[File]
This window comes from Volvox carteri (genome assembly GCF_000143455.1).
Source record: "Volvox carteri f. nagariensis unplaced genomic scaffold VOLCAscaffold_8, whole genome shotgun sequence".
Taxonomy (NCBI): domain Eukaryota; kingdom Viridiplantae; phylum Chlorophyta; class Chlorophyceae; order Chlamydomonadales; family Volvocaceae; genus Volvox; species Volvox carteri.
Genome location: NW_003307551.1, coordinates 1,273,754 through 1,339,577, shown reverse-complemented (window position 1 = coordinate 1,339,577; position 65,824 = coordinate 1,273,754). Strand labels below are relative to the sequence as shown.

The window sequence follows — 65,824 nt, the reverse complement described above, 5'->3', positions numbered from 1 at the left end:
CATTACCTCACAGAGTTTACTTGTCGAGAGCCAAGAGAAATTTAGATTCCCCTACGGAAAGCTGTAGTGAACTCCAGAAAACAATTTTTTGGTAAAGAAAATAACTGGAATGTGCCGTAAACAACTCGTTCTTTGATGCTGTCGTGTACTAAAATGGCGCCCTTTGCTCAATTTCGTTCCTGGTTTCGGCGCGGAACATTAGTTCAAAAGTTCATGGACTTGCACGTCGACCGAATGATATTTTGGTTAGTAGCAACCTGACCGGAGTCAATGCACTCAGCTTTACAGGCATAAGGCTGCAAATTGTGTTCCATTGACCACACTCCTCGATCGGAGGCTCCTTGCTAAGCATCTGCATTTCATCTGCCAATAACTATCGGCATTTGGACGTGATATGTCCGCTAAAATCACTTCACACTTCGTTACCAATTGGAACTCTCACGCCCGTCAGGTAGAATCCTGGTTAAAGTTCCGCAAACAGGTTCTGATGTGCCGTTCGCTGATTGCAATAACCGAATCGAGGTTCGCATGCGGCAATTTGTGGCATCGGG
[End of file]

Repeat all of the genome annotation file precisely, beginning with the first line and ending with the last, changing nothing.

This window comes from Volvox carteri (genome assembly GCF_000143455.1).
Source record: "Volvox carteri f. nagariensis unplaced genomic scaffold VOLCAscaffold_8, whole genome shotgun sequence".
Taxonomy (NCBI): domain Eukaryota; kingdom Viridiplantae; phylum Chlorophyta; class Chlorophyceae; order Chlamydomonadales; family Volvocaceae; genus Volvox; species Volvox carteri.
Genome location: NW_003307551.1, coordinates 1,273,754 through 1,339,577, shown reverse-complemented (window position 1 = coordinate 1,339,577; position 65,824 = coordinate 1,273,754). Strand labels below are relative to the sequence as shown.

The window sequence follows — 65,824 nt, the reverse complement described above, 5'->3', positions numbered from 1 at the left end:
CATTACCTCACAGAGTTTACTTGTCGAGAGCCAAGAGAAATTTAGATTCCCCTACGGAAAGCTGTAGTGAACTCCAGAAAACAATTTTTTGGTAAAGAAAATAACTGGAATGTGCCGTAAACAACTCGTTCTTTGATGCTGTCGTGTACTAAAATGGCGCCCTTTGCTCAATTTCGTTCCTGGTTTCGGCGCGGAACATTAGTTCAAAAGTTCATGGACTTGCACGTCGACCGAATGATATTTTGGTTAGTAGCAACCTGACCGGAGTCAATGCACTCAGCTTTACAGGCATAAGGCTGCAAATTGTGTTCCATTGACCACACTCCTCGATCGGAGGCTCCTTGCTAAGCATCTGCATTTCATCTGCCAATAACTATCGGCATTTGGACGTGATATGTCCGCTAAAATCACTTCACACTTCGTTACCAATTGGAACTCTCACGCCCGTCAGGTAGAATCCTGGTTAAAGTTCCGCAAACAGGTTCTGATGTGCCGTTCGCTGATTGCAATAACCGAATCGAGGTTCGCATGCGGCAATTTGTGGCATCGGG